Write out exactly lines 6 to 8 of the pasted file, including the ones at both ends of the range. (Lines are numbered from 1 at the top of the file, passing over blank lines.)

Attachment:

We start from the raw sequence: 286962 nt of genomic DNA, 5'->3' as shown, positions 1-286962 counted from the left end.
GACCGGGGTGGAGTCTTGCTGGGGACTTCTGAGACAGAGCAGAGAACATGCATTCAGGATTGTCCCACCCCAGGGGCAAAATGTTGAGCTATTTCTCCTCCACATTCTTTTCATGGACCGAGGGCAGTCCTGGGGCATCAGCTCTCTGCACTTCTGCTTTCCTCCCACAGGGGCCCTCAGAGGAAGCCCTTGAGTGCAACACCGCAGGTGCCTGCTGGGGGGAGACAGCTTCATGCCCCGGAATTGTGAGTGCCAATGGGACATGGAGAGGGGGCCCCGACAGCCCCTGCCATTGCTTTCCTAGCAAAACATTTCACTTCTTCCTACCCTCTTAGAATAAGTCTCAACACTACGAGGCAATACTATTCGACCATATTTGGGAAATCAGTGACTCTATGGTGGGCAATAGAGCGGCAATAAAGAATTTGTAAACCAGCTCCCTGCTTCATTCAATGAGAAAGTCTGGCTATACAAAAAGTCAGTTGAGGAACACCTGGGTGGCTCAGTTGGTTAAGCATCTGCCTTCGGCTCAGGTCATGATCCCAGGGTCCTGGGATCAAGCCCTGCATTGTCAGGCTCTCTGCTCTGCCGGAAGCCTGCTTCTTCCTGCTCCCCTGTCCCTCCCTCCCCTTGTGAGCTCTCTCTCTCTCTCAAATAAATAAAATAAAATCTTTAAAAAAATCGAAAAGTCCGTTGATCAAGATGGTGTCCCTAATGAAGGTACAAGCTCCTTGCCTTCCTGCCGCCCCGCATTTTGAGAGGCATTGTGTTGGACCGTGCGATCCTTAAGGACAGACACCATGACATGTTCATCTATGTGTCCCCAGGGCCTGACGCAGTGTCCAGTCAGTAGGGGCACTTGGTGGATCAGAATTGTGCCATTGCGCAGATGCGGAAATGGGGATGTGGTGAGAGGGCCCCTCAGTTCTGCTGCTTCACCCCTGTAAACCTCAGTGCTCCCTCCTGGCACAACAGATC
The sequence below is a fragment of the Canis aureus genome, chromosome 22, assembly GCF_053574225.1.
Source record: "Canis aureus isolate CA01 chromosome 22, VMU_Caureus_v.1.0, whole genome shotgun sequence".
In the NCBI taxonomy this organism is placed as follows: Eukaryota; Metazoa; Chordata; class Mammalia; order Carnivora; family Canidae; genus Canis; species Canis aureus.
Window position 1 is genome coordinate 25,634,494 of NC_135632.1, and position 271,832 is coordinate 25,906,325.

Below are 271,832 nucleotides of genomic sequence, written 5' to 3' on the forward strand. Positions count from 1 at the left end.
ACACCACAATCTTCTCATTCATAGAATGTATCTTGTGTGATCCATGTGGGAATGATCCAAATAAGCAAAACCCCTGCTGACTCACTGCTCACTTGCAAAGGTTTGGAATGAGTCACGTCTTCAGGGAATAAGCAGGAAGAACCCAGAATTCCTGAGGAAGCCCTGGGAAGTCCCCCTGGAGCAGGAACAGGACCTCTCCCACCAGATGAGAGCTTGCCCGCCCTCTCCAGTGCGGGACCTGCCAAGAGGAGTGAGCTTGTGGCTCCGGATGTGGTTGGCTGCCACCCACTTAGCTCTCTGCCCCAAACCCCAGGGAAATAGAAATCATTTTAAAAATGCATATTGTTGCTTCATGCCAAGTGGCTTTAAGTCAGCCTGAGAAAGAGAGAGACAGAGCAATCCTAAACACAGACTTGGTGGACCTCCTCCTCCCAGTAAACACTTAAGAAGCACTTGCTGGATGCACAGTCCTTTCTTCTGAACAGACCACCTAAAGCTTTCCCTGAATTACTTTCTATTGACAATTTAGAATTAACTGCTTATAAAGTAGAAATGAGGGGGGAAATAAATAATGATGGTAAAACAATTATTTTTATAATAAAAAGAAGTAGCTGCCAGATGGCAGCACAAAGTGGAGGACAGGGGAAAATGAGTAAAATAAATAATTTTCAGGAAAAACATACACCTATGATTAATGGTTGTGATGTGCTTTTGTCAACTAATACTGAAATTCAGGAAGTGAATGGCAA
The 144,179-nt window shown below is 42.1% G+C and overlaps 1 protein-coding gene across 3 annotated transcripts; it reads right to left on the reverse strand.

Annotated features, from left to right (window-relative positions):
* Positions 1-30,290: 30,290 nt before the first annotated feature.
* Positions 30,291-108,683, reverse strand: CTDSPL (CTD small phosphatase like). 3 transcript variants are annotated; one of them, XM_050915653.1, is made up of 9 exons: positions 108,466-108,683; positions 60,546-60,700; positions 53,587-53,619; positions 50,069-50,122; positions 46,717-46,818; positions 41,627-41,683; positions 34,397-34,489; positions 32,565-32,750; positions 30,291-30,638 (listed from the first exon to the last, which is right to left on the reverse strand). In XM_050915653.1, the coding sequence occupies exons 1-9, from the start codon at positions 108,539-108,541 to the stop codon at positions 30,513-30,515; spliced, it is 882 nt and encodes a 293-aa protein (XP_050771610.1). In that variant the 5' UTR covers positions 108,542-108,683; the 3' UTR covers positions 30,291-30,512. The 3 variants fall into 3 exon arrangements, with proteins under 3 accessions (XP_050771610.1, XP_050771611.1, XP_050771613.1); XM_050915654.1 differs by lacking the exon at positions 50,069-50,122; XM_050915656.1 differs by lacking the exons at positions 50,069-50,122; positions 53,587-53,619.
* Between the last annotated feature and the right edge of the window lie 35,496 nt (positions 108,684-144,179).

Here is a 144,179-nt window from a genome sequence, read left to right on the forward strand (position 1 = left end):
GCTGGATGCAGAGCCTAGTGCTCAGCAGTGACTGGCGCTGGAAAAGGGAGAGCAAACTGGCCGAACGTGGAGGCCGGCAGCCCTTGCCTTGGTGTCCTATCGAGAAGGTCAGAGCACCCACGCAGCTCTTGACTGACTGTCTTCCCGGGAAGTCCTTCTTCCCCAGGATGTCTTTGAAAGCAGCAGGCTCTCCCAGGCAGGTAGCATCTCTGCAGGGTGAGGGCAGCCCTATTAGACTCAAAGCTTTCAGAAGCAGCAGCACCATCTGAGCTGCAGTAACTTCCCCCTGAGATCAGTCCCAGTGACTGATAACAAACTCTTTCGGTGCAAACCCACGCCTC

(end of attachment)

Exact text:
Window position 1 is genome coordinate 25,634,494 of NC_135632.1, and position 271,832 is coordinate 25,906,325.

Below are 271,832 nucleotides of genomic sequence, written 5' to 3' on the forward strand. Positions count from 1 at the left end.
ACACCACAATCTTCTCATTCATAGAATGTATCTTGTGTGATCCATGTGGGAATGATCCAAATAAGCAAAACCCCTGCTGACTCACTGCTCACTTGCAAAGGTTTGGAATGAGTCACGTCTTCAGGGAATAAGCAGGAAGAACCCAGAATTCCTGAGGAAGCCCTGGGAAGTCCCCCTGGAGCAGGAACAGGACCTCTCCCACCAGATGAGAGCTTGCCCGCCCTCTCCAGTGCGGGACCTGCCAAGAGGAGTGAGCTTGTGGCTCCGGATGTGGTTGGCTGCCACCCACTTAGCTCTCTGCCCCAAACCCCAGGGAAATAGAAATCATTTTAAAAATGCATATTGTTGCTTCATGCCAAGTGGCTTTAAGTCAGCCTGAGAAAGAGAGAGACAGAGCAATCCTAAACACAGACTTGGTGGACCTCCTCCTCCCAGTAAACACTTAAGAAGCACTTGCTGGATGCACAGTCCTTTCTTCTGAACAGACCACCTAAAGCTTTCCCTGAATTACTTTCTATTGACAATTTAGAATTAACTGCTTATAAAGTAGAAATGAGGGGGGAAATAAATAATGATGGTAAAACAATTATTTTTATAATAAAAAGAAGTAGCTGCCAGATGGCAGCACAAAGTGGAGGACAGGGGAAAATGAGTAAAATAAATAATTTTCAGGAAAAACATACACCTATGATTAATGGTTGTGATGTGCTTTTGTCAACTAATACTGAAATTCAGGAAGTGAATGGCAA